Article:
Over the last week or so, well-known Christian author and blogger Donald Miller got himself into hot water by revealing in a blog post that he doesn’t attend church regularly. As of this writing, there are 451 comments to that particular post. It caused Miller to write a much longer post to discuss further. Both are worth reading, though I think Miller’s thinking is a bit muddied.
Miller’s original post reveals a certain self-centeredness, something that popped up recently in a CNN article by another well-known blogger, Rachel Held Evans with regard to what Millennials are looking for in church (see my response to her).
Both talk about what church gives them. Isn’t there more to church than being fed or having my needs met?
I can write about this because I’ve held that attitude in the past. How easy it is to sit in the pew (or chair), be entertained with good music, and then get a great sermon and feel like “I’ve done church”. I get empowered a bit, can check off that box for the week and get on with things.
There have been times in my life when I was in a spiritual valley and needed that–I honestly wasn’t capable of much more. I have found, though, that as I’ve matured as a Christian–and spent time around many strong believers–that my attitude has changed.
Here then are my reasons for attending church:
We are commanded to come together in fellowship, for a reason. The writer of the book of Hebrews in the New Testament says, “[L]et us consider how to stir up one another to love and good works, not neglecting to meet together, as is the habit of some, but encouraging one another, and all the more as you see the Day drawing near” (chapter 10, verses 24 and 25). Meeting regularly is a way to encourage our brothers and sisters–it is a way to serve our fellow believers.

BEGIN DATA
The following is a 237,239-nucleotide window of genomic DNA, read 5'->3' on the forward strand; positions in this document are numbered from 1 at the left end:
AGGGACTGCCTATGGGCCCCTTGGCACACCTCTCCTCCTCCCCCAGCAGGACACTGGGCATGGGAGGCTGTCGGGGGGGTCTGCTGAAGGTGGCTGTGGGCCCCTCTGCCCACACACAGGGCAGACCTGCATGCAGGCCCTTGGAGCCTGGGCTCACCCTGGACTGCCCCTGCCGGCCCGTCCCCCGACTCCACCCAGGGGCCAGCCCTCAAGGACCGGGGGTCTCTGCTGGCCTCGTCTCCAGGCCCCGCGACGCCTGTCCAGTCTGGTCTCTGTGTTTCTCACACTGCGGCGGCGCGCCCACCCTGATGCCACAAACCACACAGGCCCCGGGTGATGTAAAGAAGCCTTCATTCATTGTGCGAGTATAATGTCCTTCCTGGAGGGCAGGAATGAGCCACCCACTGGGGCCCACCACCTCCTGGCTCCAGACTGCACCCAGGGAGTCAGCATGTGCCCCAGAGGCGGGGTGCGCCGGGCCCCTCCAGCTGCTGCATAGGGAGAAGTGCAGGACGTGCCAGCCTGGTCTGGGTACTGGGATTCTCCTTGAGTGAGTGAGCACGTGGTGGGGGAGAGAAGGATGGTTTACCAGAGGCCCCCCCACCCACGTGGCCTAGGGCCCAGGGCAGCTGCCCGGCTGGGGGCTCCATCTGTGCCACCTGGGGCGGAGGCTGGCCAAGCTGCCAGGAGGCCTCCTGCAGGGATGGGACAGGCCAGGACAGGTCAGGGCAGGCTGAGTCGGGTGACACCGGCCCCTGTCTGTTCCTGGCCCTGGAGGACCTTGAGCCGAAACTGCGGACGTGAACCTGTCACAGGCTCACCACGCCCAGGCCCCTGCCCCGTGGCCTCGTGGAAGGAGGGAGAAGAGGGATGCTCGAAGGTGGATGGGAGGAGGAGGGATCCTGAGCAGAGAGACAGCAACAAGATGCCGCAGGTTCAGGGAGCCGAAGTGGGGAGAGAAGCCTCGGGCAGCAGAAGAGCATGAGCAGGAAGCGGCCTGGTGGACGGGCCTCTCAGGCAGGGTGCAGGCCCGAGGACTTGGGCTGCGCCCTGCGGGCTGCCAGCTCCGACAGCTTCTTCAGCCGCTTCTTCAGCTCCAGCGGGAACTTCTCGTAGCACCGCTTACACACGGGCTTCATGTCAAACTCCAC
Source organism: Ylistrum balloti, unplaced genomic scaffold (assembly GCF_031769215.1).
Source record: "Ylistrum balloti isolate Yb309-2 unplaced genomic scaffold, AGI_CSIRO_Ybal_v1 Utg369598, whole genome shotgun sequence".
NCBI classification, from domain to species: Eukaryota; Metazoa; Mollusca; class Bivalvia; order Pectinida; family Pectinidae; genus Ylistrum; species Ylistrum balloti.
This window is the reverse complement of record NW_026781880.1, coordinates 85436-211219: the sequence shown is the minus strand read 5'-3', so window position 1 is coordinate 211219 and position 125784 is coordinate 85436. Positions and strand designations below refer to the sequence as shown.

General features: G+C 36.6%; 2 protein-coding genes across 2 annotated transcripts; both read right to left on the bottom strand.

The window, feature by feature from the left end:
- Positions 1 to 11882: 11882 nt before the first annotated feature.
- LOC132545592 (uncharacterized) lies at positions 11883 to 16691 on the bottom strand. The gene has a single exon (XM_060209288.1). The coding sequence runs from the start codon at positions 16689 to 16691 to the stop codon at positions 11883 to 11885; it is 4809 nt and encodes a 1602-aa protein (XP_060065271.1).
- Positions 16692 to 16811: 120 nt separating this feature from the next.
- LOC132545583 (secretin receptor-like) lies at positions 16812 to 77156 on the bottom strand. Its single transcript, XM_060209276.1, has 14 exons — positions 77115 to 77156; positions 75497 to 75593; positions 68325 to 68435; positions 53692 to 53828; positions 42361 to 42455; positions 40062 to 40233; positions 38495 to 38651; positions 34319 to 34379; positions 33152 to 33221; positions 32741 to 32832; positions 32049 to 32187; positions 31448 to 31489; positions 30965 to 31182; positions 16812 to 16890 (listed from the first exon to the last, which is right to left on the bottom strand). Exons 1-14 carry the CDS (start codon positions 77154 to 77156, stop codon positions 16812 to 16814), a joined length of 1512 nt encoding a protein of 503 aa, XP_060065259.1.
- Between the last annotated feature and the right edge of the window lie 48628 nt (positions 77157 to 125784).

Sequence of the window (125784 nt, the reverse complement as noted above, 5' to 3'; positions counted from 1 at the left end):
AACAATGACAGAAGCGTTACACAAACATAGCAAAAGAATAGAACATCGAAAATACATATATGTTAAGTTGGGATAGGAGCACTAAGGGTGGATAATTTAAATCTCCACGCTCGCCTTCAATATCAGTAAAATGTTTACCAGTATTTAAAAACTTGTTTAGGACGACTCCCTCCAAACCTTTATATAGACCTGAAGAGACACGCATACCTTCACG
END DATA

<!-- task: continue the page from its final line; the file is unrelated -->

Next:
It is dedicated time to worship God. I find that I need to make time for things that are important, and it’s helpful to do it in a dedicated place. Much of my profession could be done at home, but I find I’m far more efficient in my office–I’m better able to give my company what they’re paying me for. Similarly, I find that I am better able to give God the honor he deserves if I clear my schedule for him.
It is dedicated time to serve seekers. At least in America, churches aren’t just places where believers gather. Seekers come, too. Attending church is an opportunity to serve seekers and to point them to Christ. That opportunity is a big deal. If someone is interested enough to get out of bed and sit among strangers, it’s important to be there for them.
Of course, we must not see the church as the only place for these activities. At my previous job, I worked around several other Christians, and in many ways I felt coming to work was like going to church. As we worked our secular job we encouraged one another, shared Bible verses and most importantly had the (invited) opportunity to share our faith with interested co-workers. We can (and must) engage the world and not wait for them to come to us. Nevertheless, church ought to be the launchpad for every week.
Donald Miller is brave for sharing his opinion with the world–and taking flak for it. Hopefully, he’ll reconsider and visit church more often.